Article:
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Dwelling on God's holy mountain

A psalm of David describes the characteristics of those individuals who are worthy to abide in God’s tent, worthy to dwell on God’s mountain. When spouses are joined together in God’s name, they long to help one another abide with God. This desire requires the conscious attention of all couples, but it may be even more pronounced when the wife and husband come from different faith backgrounds.

A key aspect to consider is introducing children to the faith. Until they reach puberty, and are capable of abstract and hypothetical thought, children’s thinking is concrete. They learn rules as “absolutes,” as if the rules themselves were set in concrete.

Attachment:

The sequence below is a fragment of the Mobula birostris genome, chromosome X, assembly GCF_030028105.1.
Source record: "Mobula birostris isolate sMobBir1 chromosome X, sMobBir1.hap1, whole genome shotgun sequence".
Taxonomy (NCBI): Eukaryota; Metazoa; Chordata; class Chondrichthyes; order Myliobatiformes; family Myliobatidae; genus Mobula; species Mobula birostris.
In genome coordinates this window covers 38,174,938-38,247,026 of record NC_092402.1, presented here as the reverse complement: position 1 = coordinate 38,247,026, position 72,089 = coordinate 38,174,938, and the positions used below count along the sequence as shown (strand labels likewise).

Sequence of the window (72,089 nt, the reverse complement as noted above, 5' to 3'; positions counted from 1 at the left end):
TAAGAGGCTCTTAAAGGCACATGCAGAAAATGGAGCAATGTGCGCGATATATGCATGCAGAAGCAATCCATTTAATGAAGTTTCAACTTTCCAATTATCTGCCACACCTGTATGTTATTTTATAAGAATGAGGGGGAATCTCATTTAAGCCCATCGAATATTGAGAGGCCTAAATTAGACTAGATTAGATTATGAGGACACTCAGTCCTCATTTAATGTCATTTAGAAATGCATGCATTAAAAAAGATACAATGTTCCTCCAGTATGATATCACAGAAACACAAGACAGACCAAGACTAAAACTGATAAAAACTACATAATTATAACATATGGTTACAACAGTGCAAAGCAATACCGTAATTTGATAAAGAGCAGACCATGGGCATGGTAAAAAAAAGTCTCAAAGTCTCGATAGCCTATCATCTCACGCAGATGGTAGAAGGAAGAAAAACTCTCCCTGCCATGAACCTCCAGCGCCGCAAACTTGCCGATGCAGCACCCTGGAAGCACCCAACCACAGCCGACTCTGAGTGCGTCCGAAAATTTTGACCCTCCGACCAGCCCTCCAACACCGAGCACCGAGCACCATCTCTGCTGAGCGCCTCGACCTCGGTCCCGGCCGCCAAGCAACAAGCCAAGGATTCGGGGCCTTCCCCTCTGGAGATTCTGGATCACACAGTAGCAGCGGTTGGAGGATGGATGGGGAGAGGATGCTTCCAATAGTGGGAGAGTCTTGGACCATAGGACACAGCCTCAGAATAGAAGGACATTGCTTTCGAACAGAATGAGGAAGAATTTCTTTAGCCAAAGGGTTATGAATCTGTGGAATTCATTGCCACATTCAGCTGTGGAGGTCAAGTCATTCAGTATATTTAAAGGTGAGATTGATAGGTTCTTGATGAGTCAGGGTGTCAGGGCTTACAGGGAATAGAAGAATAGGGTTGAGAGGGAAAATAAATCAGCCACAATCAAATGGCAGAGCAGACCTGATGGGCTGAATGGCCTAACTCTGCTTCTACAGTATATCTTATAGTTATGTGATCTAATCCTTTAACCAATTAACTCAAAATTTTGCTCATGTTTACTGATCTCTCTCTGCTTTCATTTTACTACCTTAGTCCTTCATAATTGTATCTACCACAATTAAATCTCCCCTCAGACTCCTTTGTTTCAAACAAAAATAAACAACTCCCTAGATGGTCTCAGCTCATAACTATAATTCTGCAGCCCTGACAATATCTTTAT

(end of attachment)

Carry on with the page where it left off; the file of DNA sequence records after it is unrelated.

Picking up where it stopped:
In the book, Jesus and I, by the Jesuit writer, Father Aloysius Heeg, children of the 1950s were taught when rules didn’t apply: “Sometimes things happen that are not sins at all. It is not a sin to miss Mass on Sunday when we cannot help it. It is not a sin to eat meat on Friday when we forget it is Friday. It is not a sin to have bad thoughts when we do not want to have those thoughts.”

Notice the concrete way in which Father Heeg explains the exceptions to the rules. Parents of different faiths may find it helpful to be just as concrete in explaining their own faith journeys and how each seeks God’s will.